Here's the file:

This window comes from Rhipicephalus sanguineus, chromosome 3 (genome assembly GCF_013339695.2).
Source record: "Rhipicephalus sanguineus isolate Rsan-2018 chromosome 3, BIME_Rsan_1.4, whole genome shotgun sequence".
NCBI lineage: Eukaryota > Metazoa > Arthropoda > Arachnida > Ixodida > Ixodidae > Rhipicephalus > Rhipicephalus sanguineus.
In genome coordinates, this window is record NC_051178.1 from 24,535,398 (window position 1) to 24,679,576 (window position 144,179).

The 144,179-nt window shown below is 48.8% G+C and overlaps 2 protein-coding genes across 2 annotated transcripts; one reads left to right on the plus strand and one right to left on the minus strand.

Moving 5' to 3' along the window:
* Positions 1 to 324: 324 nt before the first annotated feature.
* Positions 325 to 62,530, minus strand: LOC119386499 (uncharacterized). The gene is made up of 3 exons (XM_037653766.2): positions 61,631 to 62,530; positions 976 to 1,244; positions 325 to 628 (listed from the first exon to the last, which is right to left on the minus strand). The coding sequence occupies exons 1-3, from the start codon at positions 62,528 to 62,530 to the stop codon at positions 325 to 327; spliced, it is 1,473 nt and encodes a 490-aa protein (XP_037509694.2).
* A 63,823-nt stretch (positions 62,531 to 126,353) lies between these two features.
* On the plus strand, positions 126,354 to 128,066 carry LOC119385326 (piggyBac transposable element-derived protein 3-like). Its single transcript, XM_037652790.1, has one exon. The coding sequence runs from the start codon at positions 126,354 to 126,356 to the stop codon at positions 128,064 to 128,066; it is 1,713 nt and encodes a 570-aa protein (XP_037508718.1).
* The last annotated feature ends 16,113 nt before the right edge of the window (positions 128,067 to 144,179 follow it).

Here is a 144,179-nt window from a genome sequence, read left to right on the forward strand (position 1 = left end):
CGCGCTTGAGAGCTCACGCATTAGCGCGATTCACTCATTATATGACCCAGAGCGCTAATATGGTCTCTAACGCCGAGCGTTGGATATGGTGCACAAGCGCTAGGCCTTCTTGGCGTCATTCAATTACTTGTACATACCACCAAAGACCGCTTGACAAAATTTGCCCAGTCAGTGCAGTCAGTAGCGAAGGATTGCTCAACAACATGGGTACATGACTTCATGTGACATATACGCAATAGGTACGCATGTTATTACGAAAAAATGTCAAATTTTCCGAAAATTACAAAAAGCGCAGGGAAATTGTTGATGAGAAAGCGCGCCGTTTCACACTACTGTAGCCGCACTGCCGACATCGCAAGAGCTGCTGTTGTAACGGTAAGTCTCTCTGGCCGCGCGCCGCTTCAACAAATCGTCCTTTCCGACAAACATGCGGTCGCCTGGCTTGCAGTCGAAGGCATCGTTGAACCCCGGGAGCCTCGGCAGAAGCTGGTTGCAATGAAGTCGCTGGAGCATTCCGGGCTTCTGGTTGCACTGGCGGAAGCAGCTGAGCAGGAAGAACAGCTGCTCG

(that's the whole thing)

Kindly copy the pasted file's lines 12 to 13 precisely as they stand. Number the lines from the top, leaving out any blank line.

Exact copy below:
Here is a 144,179-nt window from a genome sequence, read left to right on the forward strand (position 1 = left end):
CGCGCTTGAGAGCTCACGCATTAGCGCGATTCACTCATTATATGACCCAGAGCGCTAATATGGTCTCTAACGCCGAGCGTTGGATATGGTGCACAAGCGCTAGGCCTTCTTGGCGTCATTCAATTACTTGTACATACCACCAAAGACCGCTTGACAAAATTTGCCCAGTCAGTGCAGTCAGTAGCGAAGGATTGCTCAACAACATGGGTACATGACTTCATGTGACATATACGCAATAGGTACGCATGTTATTACGAAAAAATGTCAAATTTTCCGAAAATTACAAAAAGCGCAGGGAAATTGTTGATGAGAAAGCGCGCCGTTTCACACTACTGTAGCCGCACTGCCGACATCGCAAGAGCTGCTGTTGTAACGGTAAGTCTCTCTGGCCGCGCGCCGCTTCAACAAATCGTCCTTTCCGACAAACATGCGGTCGCCTGGCTTGCAGTCGAAGGCATCGTTGAACCCCGGGAGCCTCGGCAGAAGCTGGTTGCAATGAAGTCGCTGGAGCATTCCGGGCTTCTGGTTGCACTGGCGGAAGCAGCTGAGCAGGAAGAACAGCTGCTCG